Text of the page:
Article Text

  1. C Cazan1,
  2. A M Rosenberg1,
  3. B Solomon1
  1. 1Pediatric Clinic Of Sibiu, Sibiu, Romania


Introduction Cerebro-trigeminal angiomatosis, Sturge-Weber syndrome (SWS) is a neurocutanoeous disease which associates leptomeningeal and facial angiomatosis, located in the distribution of the ophthalmic and maxillary division of the trigeminal nerve. Neurological features include refractory focal seizures, transient focal disability, headache and deterioration of the neuro-mental status. The residual embryologic vascular plexus forms leptomeningela, facial and ocular hemangiomas as etiological defects in SWS; there are reports about somatic mutation, somatic mosaic, 4q inversion and trisomy 10 being responsible for the structural and functional regulation of the vascular plexus. Fibronectin, which is known to intervene in angiogenesis, is reduced, and the decreased level of endorphin I leads to vasoconstriction of the cortical vascular plexus.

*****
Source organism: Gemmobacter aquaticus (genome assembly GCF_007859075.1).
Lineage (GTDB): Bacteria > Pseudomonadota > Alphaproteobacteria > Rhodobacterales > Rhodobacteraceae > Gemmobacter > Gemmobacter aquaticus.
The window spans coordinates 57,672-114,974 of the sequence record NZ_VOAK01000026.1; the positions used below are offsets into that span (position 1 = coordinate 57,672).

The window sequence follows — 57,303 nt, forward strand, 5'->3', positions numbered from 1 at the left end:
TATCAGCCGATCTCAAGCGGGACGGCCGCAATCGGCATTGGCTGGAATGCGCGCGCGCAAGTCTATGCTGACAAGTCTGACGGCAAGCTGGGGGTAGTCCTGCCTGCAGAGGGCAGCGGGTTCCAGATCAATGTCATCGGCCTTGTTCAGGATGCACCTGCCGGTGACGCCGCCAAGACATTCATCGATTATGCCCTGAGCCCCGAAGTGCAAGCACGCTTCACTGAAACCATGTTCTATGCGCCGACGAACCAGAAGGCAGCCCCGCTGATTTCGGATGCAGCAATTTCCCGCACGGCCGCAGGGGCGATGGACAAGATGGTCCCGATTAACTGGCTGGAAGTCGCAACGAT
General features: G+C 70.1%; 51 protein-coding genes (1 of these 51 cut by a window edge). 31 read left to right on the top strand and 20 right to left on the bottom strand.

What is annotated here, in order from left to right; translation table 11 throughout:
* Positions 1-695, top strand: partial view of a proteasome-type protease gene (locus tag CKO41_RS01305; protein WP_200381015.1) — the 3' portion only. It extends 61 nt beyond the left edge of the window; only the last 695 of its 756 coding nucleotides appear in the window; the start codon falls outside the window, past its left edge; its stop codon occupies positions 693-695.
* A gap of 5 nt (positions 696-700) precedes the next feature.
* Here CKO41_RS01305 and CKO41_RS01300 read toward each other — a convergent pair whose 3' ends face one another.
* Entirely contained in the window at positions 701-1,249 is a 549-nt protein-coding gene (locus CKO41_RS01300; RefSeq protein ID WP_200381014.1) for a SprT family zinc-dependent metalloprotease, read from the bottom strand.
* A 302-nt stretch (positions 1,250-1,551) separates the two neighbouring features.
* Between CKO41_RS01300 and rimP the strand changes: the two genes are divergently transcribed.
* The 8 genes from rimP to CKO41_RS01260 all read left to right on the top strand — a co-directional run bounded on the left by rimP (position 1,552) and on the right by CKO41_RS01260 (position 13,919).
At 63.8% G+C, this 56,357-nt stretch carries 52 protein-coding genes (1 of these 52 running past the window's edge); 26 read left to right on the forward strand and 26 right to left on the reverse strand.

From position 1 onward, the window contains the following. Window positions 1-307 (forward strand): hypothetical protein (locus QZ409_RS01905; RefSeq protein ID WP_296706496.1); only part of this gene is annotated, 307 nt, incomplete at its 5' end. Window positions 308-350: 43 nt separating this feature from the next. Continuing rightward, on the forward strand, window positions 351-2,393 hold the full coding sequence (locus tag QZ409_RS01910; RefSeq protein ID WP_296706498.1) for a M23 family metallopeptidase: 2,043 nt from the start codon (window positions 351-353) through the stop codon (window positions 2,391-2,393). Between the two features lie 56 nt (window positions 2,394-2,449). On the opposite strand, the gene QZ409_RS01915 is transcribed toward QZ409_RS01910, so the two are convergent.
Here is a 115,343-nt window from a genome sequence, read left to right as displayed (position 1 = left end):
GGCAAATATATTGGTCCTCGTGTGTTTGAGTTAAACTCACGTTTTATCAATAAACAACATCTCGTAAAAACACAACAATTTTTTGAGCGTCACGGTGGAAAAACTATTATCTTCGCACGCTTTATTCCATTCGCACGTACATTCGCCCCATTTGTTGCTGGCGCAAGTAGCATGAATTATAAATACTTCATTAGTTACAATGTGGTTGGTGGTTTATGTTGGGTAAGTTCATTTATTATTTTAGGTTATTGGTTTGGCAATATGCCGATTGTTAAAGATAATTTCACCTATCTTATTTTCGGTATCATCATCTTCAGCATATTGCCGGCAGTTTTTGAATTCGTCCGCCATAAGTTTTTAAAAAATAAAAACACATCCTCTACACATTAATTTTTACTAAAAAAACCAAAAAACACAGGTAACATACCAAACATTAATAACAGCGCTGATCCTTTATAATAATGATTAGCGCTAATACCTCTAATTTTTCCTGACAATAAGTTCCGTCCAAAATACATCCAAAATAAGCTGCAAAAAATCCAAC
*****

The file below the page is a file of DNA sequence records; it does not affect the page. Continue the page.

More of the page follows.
Case report The authors present a SWS case whose neurological symptoms, contralateral partial seizures with secondary generalization, appear in febrile context in a 2 year old child with normal neurological development. The acute febrile illness evolves like a viral meningitis.

Conclusion In Sturge-Weber syndrome, the neurological monitoring and control therapy of the critical symptoms are major objectives.

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